Who Actually Owns the Most Nio Stock?

Introducing Nio: China‘s Electric Vehicle Upstart

First, let‘s start with some background. Nio is a Chinese electric vehicle manufacturer launched in 2014 by William Li (also known as Li Bin) along with co-founders Lihong Qin, Feng Shen, and Qin Lihong. The vision was to bring high-performance premium EVs and exceptional user experiences to the Chinese market.

Today, Nio produces four current models – the ES8, ES6, EC6, and ET7. It aims to blend technology and luxury much like U.S. counterpart Tesla, while pioneering innovations like "battery-as-a-service" to reduce charging times by swapping battery packs rather than waiting for single packs to charge.

Nio delivered over 90,000 vehicles in 2021 and hopes to scale significantly from current production levels. It went public on the NYSE in 2018, raking in over $1 billion at a $6 billion+ valuation in one of the largest Chinese IPOs of recent years in the U.S.

As you likely know though, it hasn‘t been all smooth sailing for investors…

Nio‘s Wild Ride: From $66 to $12

In early 2021, enthusiasm for electric vehicle stocks exploded, sending Nio‘s share price rocketing to an all-time high of $66.99 – more than 10X its IPO valuation. However, as you can see in the chart below, the air has since fully left that hype balloon.

DateShare Price
IPO Date$6.26
52-Week High$66.99
Current Price$12.38

Down over 80% from highs

Like other pre-revenue, high-growth companies, Nio has been hit hard amid rising rates/inflation that dampen future earnings potential. Macro headwinds from supply chain woes to China lockdowns haven‘t helped either.

But behind the scenes, this pullback is actually concentrating Nio ownership into the hands of institutional whales patient enough to handle the heat.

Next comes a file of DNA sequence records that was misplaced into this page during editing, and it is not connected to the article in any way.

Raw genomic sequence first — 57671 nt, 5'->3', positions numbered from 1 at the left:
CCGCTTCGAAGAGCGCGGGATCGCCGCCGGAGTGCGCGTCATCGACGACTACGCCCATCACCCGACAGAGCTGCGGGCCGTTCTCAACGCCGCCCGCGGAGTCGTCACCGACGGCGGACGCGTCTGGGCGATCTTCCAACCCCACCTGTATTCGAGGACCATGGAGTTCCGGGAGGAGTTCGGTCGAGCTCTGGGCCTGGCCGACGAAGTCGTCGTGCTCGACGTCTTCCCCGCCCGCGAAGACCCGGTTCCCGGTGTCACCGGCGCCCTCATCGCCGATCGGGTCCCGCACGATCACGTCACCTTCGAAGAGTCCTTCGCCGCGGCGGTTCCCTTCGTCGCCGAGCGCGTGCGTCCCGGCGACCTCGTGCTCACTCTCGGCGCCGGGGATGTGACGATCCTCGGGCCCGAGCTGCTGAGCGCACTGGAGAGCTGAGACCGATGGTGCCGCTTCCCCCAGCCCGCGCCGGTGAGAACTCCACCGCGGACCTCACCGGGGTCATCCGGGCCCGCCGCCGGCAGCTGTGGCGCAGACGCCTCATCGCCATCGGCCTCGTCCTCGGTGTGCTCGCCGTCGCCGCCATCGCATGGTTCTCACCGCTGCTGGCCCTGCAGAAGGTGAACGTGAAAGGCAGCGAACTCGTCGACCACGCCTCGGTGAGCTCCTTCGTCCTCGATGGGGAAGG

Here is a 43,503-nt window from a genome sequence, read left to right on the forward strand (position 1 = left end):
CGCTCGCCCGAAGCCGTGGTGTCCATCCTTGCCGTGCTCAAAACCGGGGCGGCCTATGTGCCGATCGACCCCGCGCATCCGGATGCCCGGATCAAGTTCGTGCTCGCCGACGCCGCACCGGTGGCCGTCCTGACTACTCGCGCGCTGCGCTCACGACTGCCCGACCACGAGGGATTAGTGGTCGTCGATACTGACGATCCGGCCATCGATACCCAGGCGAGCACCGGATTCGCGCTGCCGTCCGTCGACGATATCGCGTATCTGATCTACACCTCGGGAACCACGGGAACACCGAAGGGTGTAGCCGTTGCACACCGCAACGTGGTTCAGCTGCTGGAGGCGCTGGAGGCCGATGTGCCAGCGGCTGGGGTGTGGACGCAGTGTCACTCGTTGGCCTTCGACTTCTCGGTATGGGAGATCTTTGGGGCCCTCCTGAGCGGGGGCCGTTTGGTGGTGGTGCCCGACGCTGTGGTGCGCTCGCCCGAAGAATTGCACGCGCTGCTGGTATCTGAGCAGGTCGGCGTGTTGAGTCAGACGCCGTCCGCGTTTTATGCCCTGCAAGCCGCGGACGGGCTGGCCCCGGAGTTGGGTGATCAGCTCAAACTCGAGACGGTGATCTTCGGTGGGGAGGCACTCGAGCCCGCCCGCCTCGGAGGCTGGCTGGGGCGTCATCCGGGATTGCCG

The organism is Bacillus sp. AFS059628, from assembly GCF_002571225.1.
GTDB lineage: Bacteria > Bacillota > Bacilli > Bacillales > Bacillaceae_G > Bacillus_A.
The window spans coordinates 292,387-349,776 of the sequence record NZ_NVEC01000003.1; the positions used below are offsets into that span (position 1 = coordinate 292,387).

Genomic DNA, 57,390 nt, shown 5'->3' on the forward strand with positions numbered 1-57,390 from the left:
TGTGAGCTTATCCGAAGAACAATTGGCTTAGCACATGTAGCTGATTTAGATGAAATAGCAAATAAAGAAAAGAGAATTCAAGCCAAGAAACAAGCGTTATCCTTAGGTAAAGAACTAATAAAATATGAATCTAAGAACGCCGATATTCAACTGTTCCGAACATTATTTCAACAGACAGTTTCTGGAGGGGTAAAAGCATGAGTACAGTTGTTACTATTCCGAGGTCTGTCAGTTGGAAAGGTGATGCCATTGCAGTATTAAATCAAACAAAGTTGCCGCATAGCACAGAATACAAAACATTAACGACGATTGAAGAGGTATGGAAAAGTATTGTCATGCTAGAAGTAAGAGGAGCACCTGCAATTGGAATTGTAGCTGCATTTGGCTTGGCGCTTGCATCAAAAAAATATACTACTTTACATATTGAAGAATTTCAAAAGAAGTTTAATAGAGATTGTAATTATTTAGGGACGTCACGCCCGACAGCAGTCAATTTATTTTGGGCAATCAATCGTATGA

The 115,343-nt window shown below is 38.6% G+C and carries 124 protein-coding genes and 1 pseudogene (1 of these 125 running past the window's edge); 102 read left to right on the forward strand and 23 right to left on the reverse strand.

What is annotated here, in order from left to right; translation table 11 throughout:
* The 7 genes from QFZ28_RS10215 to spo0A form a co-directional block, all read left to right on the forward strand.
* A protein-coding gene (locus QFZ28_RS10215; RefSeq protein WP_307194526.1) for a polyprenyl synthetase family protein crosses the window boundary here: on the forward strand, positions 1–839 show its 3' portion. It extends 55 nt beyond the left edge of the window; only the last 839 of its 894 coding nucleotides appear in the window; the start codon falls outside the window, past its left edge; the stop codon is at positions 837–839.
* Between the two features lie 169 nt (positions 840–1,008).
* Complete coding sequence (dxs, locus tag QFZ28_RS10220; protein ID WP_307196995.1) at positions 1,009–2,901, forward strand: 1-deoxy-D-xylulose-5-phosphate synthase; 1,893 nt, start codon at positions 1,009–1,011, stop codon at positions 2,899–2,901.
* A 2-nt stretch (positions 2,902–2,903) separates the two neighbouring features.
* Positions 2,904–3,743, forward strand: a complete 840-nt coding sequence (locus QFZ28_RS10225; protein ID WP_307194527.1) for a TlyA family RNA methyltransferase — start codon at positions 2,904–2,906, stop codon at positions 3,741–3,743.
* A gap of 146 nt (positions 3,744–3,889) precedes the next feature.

Institutions Increase Ownership Amid Retail Capitulation

During the run-up, over 50% of Nio shares sat with individual/retail investors – likely momentum chasers hoping to find the next Tesla. However, as volatility picked up, many proved unwilling or unable to stomach further losses.

In the last year alone, retail ownership of Nio has fallen from 52% down to current levels of 48% per FactSet data. Where did those shares migrate towards? You guessed it…institutions.

While retail threw in the towel, mega-funds like Renaissance Technologies tripled their Nio stake to nearly 18 million shares. Goldman Sachs tacked on another 5 million shares to hit 30 million total. And they weren‘t alone, as you can see below:

Institution1-Year Change in Shares Owned
Renaissance Technologies+221%
Goldman Sachs+20%
Morgan Stanley+42%
Norges Bank+11%

Rising institutional ownership across the board

Clearly, the world‘s most powerful investors are zooming in on Nio stock as a long-duration asset trading at a fraction of former highs. This influx of "smart money" is often the precursor to eventual rebounds.

Who *Actually* Owns the Most Nio Stock Now?

Even with more institutions buying, Nio founder William Li remains the single largest individual shareholder by a mile. He holds approximately 10% of total shares outstanding – worth north of $1.2 billion at recent prices.

Besides Li however, institutional holders now own a combined 34% of Nio‘s shares compared to the aforementioned 48% for retail investors and 8% for corporate holders.

Here is a breakdown of Nio‘s 5 largest institutional shareholders currently:

OwnerStake# of Shares
Baillie Gifford & Co6.3%96.8 million
BlackRock2.6%40.3 million
Vanguard2.5%38.9 million
Goldman Sachs1.9%29.6 million
State Street1.7%25.7 million

Scottish investment manager Baillie Gifford owns the largest institutional chunk at about 6.3% – worth approximately $770 million at today‘s prices. What‘s their thesis? For starters, they already own a massive Tesla position and are highly convicted on EV adoptioncurves playing out over the next decade.

In their view, Nio not only benefits from domestic Chinese EV growth, but also brand cache and technology like battery swapping that rivals like Xpeng or Li Auto lack. For a long-term holder like Baillie, the current turbulence doesn‘t deter from the enormous addressable market Nio is tackling.

And Baillie isn‘t alone – BlackRock, Vanguard and 50+ other institutions likely have similar outlooks. While retail interest may wax and wane with Nio‘s stock chart, these institutions are locked-in for the next 5-10 years minimum.

In closing, despite ugly price action, institutional confidence and ownership in Nio continues rising. Once markets stabilize, that repository of "smart money" may ultimately dictate where Nio heads next.

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